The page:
Friday, August 01, 2014

Comic Collecting - Marvel Team-Up #53 (1976)

Memories of this one are faint ... I liked the Hulk. I liked Spider-Man ... and this new guy ... Woodgod ... he was cool. I was 11 years old when this comic was on the stands. And although I don't have strong connections with this issue specifically, it is part of a set of comics that I'd really love to have for my personal collection. I am speaking of the John Byrne illustrated issues of Marvel Team-Up. There aren't a lot of them, but they are all really beautiful to look at.

This issue has the distinction of being the first time that John Byrne ever drew the X-men. They appear briefly at the start of the story in what is a really overly contrived set-up to get Spider-Man into the story. It's painful enough that I wonder if this story wasn't originally penned to appear in the Hulk comics and somehow got pushed to Marvel Team-Up.

John Byrne draws the X-men for the first time, and they do look beautiful. But basically, the entire group including Spider-man are coming back from another adventure and are in the vicinity of New Mexico when some weird stuff happens, the group gets attacked, and the X-Men just dump Spidey in New Mexico to take care of the trouble alone while they continue on their way to New York. Maybe they figure Spider-man won't mind since both New York and New Mexico have "New" in their name?

The bulk of the story centers on the Hulk (who finds an abandoned town and so immediately adopts it as his own. "Hulk is all alone in town! Hulk is all there is -- so town must be Hulk's town!" And so declaring he begins to beat up the only other "person" he finds in the town. Not a person at all, but a goat legged monster creature basically a satyr ... but much bigger than I ever imagined a satyr to be (almost Hulk's size) ... a satyr on steroids. Woodgod is clearly trespassing and needs a beat down.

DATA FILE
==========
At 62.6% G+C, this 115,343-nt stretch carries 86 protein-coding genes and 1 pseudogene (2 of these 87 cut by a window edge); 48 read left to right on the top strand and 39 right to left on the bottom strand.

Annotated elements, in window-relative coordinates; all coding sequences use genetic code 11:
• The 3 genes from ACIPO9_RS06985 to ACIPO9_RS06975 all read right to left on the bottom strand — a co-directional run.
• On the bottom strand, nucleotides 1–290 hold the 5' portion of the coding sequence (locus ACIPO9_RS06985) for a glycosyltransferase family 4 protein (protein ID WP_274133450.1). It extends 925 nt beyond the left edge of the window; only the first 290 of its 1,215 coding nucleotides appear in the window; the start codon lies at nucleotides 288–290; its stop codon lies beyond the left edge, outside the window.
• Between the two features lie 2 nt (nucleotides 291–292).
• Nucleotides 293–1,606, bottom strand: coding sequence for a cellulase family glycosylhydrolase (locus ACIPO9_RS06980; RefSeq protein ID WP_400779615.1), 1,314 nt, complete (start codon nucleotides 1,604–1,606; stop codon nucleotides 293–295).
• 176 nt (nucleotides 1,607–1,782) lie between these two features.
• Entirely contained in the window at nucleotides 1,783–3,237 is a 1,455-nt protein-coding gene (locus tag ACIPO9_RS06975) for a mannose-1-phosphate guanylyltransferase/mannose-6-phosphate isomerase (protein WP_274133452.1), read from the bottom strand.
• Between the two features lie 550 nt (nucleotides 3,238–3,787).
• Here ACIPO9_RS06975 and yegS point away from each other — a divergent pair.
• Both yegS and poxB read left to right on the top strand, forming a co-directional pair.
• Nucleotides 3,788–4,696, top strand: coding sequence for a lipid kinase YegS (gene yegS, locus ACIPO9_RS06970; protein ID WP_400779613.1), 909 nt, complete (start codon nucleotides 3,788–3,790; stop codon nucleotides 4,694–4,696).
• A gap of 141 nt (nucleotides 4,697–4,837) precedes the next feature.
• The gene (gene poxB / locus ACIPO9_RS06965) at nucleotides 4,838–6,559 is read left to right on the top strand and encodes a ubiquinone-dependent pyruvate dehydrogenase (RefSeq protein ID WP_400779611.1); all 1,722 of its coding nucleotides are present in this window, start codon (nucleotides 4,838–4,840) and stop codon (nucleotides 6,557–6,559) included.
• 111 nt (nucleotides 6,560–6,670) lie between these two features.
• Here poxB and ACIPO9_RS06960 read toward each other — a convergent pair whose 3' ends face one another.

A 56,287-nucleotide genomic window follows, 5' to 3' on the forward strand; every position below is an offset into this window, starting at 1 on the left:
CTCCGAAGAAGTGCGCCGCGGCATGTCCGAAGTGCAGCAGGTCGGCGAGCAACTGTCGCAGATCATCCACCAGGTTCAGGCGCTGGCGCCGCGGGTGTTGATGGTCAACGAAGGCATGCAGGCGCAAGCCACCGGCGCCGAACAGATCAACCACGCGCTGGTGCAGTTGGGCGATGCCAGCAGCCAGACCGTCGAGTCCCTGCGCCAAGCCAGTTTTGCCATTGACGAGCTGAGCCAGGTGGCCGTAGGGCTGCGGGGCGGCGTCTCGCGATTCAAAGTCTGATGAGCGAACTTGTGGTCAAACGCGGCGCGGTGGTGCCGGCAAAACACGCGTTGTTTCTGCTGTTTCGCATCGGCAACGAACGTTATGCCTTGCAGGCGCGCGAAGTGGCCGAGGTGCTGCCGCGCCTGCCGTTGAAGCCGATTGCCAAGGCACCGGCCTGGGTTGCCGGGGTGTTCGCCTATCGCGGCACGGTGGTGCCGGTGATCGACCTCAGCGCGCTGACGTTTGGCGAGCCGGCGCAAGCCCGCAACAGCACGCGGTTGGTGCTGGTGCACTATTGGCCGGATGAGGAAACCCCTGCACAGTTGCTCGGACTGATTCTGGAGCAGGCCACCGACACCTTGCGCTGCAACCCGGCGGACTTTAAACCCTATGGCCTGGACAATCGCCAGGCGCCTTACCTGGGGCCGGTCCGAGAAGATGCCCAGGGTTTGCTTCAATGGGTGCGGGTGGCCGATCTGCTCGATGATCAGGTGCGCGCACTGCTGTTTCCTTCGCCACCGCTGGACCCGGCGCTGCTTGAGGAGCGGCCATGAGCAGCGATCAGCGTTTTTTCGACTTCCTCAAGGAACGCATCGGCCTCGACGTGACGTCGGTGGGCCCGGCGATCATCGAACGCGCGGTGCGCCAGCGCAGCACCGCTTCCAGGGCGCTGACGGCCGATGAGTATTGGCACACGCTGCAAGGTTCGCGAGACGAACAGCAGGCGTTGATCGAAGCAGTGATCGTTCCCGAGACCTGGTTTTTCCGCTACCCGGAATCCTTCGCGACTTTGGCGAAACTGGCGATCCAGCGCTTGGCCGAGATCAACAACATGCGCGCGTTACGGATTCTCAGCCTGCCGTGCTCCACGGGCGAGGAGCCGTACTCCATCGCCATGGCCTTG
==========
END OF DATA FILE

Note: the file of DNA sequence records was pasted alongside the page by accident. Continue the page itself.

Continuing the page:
This exchange comprises the majority of the action of the issue. That and the "mystery of the town of Liberty" which is covered in a unidentified purple mist, an odd smell (or was that Woodgod ... I am unclear), and toxic levels of radiation. Men in radiation suits are amazed to find Spider-man alive, who thinks, "Lord save that old Russian - Doc Mishkin! It must be the anti-radiation mist he sprayed on me and the X-Men that's somehow keeping the gas from affecting yours truly!" and ... not, "Oh, my God! I've got to get out of here, that anti-radiation mist that the crazy Russian scientist sprayed on me could wear off at any minute!" Good old Spider-Man.

I actually enjoyed rereading this comic book quite a lot, despite the silliness. Byrne's art is nice. It's consistent and clean. It's the type of Byrne art that I really fell in love with. And the story was a quick read. I miss that. I don't feel like a comic has to occupy me for an hour or more to be enjoyed. A nice ten minute read is awesome. I'll go back and read it again, and spend more time enjoying the art. I miss the pacing of older comics like this one.

Sure the story this time had a lot that left me scratching (or shaking) my head especially where Spider-man's involvement was concerned ... But, as I said, Spidey doesn't really have a whole lot to do this issue, so if making sense would get in the way of his page count ... then I am all for the nonsensical. However it does look like Spidey will get to make up for things next issue as the final page cliff hanger dumps him right in the middle of the action.

I can't wait to read the next issue!!


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